I wonder if any of the DECC ministers understand the FIT scheme ?

good luck

Fred

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Cathy Debenham

Cathy DebenhamComment left on: 23 February 2011 at 4:36 pm

Hi Chris

The government isn't paying for any of it. We (UK energy bill payers) all contribute to the cost of the feed-in tariff through higher energy bills.

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chrisw

chriswComment left on: 22 February 2011 at 6:03 pm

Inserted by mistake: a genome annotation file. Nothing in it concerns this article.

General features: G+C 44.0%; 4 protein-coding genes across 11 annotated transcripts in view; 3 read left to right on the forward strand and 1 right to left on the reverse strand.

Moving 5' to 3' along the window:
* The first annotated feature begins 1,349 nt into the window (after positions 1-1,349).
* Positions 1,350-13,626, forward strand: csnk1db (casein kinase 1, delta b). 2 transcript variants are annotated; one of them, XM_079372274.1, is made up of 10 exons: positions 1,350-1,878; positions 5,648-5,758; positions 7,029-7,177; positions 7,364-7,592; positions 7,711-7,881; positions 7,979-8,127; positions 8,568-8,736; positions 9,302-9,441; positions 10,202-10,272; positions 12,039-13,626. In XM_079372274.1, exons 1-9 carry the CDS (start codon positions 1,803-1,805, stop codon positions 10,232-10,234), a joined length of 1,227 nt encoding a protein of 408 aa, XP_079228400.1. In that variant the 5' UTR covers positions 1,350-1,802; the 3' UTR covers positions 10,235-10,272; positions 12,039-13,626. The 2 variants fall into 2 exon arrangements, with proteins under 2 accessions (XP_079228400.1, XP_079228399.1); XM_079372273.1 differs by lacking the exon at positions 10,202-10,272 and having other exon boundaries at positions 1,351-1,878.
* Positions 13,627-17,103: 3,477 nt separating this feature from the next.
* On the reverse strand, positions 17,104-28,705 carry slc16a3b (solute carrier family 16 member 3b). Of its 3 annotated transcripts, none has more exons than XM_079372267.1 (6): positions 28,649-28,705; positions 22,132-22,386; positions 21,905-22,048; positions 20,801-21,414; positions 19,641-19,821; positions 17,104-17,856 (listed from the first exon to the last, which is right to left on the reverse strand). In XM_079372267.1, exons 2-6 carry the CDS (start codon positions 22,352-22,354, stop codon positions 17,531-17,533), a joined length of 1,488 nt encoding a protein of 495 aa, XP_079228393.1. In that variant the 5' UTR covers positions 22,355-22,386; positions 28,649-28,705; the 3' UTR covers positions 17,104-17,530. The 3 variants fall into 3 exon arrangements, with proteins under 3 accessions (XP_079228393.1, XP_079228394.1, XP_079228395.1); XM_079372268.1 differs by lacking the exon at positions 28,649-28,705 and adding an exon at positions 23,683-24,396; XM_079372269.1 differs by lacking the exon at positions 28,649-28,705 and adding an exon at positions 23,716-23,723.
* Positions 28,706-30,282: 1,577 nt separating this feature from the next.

How does the government funding for FITs work in detail? I've never seen this explained properly.

ie: does the government money go to the retail electricity supply companies as compensation for some (or all?) of the money they pay for the units generated by FIT registered installations. If so,  do the electricity supply companies get 100% compensation? or if the supply companies don't get the money how does it work and who get paid by the government?

 Just curious really - as a consumer (waiting for solar panels to be installed) it makes no difference to me but I have seen various conflicting claims on discussion boards.